A Little Premature

For this month #Architalks post, well let’s be honest, this is really the December and January post, we were tasked with the subject of “New year, New______”.  So I have spent the last month and a half or so pondering what I was going to come up with for this one. You see, I don’t do New Year’s resolutions. Never have. When I have a goal I am working for, a date on the calendar means very little to me, I just work to get to that goal. Sometimes it’s fast, sometimes not so much.  Well that brings us back to coming up with a subject for this post, do I talk about a renewal of focus, a reevaluation of ones health, or some similar idea that is so common this time of year.  Ooooof, making decisions is supposed to be one of the things architects are good at.  As it happens, about a week ago, we got a reminder that the deadline for this post was quickly approaching.  It came with its typical instructions and reminders, but there was a bit of information this time that cut through all the confusion and reminded me that there are some things that are more important than architecture.

I’m going to break protocol here, and talk about something where the architecture has little if anything to do with the story.

A Little Background

I met my wife to be while I was an undergrad, and we got married fairly quickly into my college career.  This led to us having a lot of time to be a married couple where we could focus on our education and each other. It would be almost a decade before we even considered growing our family. Ok, let’s be honest, it was more me than we. But times change, and eventually I got over that fear of what was to be. After a while, we were expecting our first child, and with that came all of the typical preparations you would expect. Doctor visits, stocking up of supplies, baby-proofing the house, you know the drill.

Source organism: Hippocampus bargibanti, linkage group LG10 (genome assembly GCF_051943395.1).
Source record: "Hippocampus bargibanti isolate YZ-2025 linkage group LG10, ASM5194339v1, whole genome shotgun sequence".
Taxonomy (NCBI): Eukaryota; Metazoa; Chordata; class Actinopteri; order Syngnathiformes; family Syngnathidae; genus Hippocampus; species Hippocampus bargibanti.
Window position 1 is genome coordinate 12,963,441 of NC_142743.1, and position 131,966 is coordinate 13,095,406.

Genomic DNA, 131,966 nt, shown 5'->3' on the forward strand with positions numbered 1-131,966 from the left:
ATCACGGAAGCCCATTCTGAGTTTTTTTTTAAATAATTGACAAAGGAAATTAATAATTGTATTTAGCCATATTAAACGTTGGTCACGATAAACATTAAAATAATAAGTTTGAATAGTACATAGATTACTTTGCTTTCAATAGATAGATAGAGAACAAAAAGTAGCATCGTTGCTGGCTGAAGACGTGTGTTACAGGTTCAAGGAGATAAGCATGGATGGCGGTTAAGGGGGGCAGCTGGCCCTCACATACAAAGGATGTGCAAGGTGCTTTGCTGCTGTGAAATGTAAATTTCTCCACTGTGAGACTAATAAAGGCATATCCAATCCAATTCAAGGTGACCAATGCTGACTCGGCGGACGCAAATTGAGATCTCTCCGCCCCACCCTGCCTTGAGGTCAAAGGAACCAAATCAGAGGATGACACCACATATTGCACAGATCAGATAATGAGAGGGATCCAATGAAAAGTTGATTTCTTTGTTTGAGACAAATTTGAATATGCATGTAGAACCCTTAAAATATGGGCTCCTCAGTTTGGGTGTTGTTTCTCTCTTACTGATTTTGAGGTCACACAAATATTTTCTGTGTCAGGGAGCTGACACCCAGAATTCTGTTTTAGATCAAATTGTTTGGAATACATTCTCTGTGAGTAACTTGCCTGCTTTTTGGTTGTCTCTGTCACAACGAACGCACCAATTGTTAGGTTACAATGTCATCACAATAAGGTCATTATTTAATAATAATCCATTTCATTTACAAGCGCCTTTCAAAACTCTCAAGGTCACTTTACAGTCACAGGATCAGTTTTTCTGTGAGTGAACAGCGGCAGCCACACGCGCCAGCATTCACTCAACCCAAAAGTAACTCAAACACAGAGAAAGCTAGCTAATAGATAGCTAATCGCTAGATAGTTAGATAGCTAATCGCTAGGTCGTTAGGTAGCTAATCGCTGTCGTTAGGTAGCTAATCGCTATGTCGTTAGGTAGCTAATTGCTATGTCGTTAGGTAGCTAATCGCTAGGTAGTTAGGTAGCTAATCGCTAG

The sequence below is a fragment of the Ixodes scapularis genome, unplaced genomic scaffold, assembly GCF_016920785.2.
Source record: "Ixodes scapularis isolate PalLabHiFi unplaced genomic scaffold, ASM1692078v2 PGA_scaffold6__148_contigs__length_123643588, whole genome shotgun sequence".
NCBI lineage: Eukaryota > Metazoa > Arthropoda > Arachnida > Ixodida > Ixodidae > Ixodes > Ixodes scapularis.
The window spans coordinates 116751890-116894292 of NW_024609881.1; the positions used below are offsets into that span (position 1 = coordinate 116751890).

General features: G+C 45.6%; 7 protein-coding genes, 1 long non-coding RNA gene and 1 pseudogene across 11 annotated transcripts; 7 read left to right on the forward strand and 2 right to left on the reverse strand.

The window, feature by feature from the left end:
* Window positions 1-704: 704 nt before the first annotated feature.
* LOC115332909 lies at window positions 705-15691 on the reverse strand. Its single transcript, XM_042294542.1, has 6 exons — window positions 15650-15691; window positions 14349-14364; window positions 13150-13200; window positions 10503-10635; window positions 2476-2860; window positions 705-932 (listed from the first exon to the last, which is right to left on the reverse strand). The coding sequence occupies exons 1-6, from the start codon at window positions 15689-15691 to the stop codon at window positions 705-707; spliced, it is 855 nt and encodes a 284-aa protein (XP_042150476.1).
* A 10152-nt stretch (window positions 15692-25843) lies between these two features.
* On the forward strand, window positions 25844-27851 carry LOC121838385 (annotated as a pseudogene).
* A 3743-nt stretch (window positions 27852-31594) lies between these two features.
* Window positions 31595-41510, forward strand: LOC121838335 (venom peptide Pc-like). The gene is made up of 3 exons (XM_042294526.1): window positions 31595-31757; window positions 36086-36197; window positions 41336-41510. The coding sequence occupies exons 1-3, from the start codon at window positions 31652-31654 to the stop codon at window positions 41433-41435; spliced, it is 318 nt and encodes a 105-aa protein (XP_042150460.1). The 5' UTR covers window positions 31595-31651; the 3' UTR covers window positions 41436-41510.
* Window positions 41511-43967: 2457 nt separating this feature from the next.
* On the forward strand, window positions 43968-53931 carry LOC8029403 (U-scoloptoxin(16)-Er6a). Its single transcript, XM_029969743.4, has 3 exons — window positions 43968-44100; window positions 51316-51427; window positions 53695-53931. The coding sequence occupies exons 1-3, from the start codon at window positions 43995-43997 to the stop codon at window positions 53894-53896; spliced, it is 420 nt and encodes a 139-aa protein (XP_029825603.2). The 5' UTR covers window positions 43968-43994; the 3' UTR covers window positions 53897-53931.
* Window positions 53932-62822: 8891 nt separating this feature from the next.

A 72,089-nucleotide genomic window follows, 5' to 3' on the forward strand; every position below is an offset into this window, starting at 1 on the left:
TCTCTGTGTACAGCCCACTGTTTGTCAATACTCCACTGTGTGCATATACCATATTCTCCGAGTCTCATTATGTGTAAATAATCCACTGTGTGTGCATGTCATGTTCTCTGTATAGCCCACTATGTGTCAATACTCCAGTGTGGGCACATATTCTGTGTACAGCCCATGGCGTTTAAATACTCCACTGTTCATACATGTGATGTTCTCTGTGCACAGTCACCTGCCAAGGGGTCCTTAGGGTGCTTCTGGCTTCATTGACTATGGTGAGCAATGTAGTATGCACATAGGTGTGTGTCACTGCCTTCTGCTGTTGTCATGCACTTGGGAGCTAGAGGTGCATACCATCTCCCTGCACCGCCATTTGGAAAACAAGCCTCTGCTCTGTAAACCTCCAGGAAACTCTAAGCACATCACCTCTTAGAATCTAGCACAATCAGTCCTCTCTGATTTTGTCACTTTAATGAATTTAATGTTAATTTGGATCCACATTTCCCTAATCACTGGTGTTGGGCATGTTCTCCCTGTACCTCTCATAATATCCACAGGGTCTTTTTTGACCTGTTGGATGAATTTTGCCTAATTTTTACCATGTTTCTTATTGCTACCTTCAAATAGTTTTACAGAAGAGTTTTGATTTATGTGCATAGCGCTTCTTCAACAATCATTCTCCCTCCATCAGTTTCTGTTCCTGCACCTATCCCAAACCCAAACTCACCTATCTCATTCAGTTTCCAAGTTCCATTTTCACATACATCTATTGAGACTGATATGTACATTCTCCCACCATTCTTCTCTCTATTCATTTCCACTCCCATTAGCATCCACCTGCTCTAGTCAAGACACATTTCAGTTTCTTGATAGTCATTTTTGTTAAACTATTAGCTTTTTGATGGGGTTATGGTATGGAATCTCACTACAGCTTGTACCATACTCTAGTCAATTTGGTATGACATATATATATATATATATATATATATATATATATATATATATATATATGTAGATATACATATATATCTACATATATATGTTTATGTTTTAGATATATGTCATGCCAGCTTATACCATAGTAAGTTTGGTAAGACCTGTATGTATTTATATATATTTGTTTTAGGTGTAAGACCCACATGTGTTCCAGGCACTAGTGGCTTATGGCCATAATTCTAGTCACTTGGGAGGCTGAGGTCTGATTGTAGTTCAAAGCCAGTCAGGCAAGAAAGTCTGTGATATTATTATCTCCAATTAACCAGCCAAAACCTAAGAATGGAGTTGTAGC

Days turned into weeks, weeks turned into months, and everything seemed fine.  I know, you see that “seemed” word and you automatically think, “Oh my gosh, what happened?”  Through all of the Doctor visits, it just seemed that our baby girl was not growing as much as she should. Everything seemed fine, just small. Now, quite a few years have passed, but they figured out why, and I believe they call the term “Marginal Insertion”.  The doctor made sure that my wife was taking her vitamins, and even ended up getting a steroid shot to help lung growth. In fact to complicate it a little more, the day my daughter was born, they found out it was Nuchal Cord as well.  Too many medical terms, these are not the terms I’m used to using on a daily basis. Luckily we had a great doctor, and my baby girl was born. 5 weeks early and all 3 and half pounds of her. She was absolutely tiny, we even considered going to Build-a-Bear to get her clothes that would fit.




The next couple of weeks would be spent in the NICU. Learning how to eat, recovering from jaundice, and simply making sure she would be ok. While my wife stayed at the hospital, pretty much 24/7; I would go to work, go to the hospital, go home late at night to get a couple hours of sleep, and do it all over the next day. Mine was definately the easier of the two.  Through it all, the NICU nurses were great, that hospital facilities were amazing (ok, there is the architecture tie in), and our families were extremely supportive.  In the years since, she has grown to be one of the smartest, funniest, and most amazing kids I know. I couldn’t be more proud of what she has done this far, and look forward to what she will become.

Back to Today

Ok, I’m sure you are wondering, what in the world does this have to do with an #Architalks post.  Well, remember when I said we got a little bit of information that completely changed what I was thinking about. This is what we learned.


The participants of this ArchiTalks blog post series are asking you to help a friend of ours who is dealing with a family tragedy. Rusty Long is an Architect based out of Portsmouth, Virginia, whose son Matthew is fighting for his life. Here is Matthew’s story, as told by his Dad, Rusty: